# [gmx-users] Re: PCA eigenvalue normalization

Tyler Luchko tluchko at ualberta.ca
Fri Apr 7 01:29:21 CEST 2006

```Hello,

Thank you for the previous responses.  I still have some questions

I should note that the frames of my trajectory have been fit to a
reference structure using the backbone atoms of the first three
residues.  This is because the peptide is a fragment of a much larger
protein.

1) If I wish to compare the eigenvalues of several peptides of
different lengths how would I normalize the eigenvalues?  Do I simply
divide by the number of atoms used in the calculation?

2) If the eigenvalue represents the sum of the variances for each
particle along the eigenvector then dividing the eigenvector by the
number of atoms used in the calculation should be the average
variance. Likewise, the square root of this should be the average
standard deviation per atom.  In my case, the first eigenvector is a
stretching in the length of the peptide.  Shouldn't the average
standard deviation per atom along this stretching motion be smaller
that the standard deviation in the length of the entire peptide, or
at least smaller than the extended length of the peptide?

Thank you,

Tyler

> Hi Tyler,
>
> Note that the eigenvalue represents the sum of the variances for each
> particle along the associated eigenvector. That seems quite
> reasonable to
> me.
>
> Tsjerk
>
> On 4/6/06, Tyler Luchko <tluchko at ualberta.ca> wrote:
>>
>> Hello,
>>
>> I have performed PCA analysis, without mass weighting, on a peptide
>> using g_covar and g_anaeig.  The first principal component generally
>> corresponds to the stretching of the peptide.  I understand that each
>> eigenvalue represents the variance in the motion along the associated
>> eigenvector.  However, the square root of the variance for the first
>> eigenvalue is ~20 nm while the maximum extended length of any peptide
>> is ~3 nm.  I have tried normalizing the eigenvalues by the number of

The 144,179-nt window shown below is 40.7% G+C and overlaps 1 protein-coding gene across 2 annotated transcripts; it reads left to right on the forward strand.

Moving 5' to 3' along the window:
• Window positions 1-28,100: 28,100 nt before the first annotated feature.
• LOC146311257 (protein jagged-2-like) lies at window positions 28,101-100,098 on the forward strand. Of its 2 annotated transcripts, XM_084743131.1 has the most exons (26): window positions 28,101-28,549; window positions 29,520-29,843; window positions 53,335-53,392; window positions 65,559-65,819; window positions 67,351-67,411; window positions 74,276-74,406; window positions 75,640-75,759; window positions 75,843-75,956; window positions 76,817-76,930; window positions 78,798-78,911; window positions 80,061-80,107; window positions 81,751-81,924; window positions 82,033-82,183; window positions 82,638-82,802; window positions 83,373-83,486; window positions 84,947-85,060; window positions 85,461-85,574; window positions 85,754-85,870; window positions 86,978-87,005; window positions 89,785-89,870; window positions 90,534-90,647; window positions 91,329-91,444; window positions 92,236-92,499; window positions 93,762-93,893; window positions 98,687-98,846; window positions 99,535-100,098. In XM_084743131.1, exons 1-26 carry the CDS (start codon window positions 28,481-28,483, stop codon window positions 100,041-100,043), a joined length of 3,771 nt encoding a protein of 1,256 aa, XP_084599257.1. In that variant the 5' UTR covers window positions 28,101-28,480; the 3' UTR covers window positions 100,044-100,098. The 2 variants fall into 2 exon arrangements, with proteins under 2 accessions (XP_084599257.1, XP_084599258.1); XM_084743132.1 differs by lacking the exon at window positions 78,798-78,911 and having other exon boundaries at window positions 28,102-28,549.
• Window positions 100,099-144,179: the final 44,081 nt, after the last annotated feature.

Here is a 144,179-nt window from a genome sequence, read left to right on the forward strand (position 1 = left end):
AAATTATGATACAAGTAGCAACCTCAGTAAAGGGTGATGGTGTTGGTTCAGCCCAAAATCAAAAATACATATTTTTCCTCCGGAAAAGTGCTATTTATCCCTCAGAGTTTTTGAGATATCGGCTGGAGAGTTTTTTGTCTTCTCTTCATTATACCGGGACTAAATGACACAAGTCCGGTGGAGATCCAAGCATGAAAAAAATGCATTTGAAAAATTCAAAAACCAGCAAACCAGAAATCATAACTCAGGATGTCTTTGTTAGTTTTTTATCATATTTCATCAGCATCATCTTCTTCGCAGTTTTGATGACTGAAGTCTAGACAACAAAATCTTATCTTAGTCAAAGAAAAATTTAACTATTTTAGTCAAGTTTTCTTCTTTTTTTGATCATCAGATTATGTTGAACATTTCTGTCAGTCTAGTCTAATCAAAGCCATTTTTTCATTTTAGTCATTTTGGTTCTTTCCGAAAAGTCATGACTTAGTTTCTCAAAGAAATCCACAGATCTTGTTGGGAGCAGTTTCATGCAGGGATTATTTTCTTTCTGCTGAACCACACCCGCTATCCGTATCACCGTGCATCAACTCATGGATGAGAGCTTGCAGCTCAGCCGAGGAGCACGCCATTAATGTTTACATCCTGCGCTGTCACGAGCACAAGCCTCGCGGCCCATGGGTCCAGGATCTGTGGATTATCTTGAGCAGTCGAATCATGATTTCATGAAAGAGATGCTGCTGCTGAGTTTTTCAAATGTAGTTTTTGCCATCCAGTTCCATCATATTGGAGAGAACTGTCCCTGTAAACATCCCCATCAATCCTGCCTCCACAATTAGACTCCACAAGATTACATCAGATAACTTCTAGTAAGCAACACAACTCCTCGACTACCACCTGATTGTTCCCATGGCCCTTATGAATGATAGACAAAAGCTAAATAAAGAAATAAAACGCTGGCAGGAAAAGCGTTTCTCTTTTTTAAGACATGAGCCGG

>> atoms used for the analysis (73) but this gives the standard
>> deviation of the motion to be ~2.2 nm, still much too large.  I would
>> like to know how to normalize the eigenvalues to obtain reasonable
>> standard deviations from the eigenvalues.
>>
>> Thank you,
>>
>> Tyler
>>
>>
>>   ________________________________________________________________
>> (_    Tyler Luchko                           Ph.D. Candidate    _)
>>   _)   Department of Physics            University of Alberta   (_
>> (_    Edmonton, Alberta, Canada                                 _)
>>   _)   780-492-1063                       tluchko at ualberta.ca   (_
>> (________________________________________________________________)
>>
>>
>>
>> _______________________________________________
>> gmx-users mailing list    gmx-users at gromacs.org
>> http://www.gromacs.org/mailman/listinfo/gmx-users
>> Please don't post (un)subscribe requests to the list. Use the
>> www interface or send it to gmx-users-request at gromacs.org.
>>
>
>
>
> --
>
> Tsjerk A. Wassenaar, M.Sc.
> Groningen Biomolecular Sciences and Biotechnology Institute (GBB)
> Dept. of Biophysical Chemistry
> University of Groningen
> Nijenborgh 4
> 9747AG Groningen, The Netherlands
> +31 50 363 4336
> -------------- next part --------------
> An HTML attachment was scrubbed...
> URL: http://www.gromacs.org/pipermail/gmx-users/attachments/
> 20060406/0ffa9560/attachment-0001.html
>

```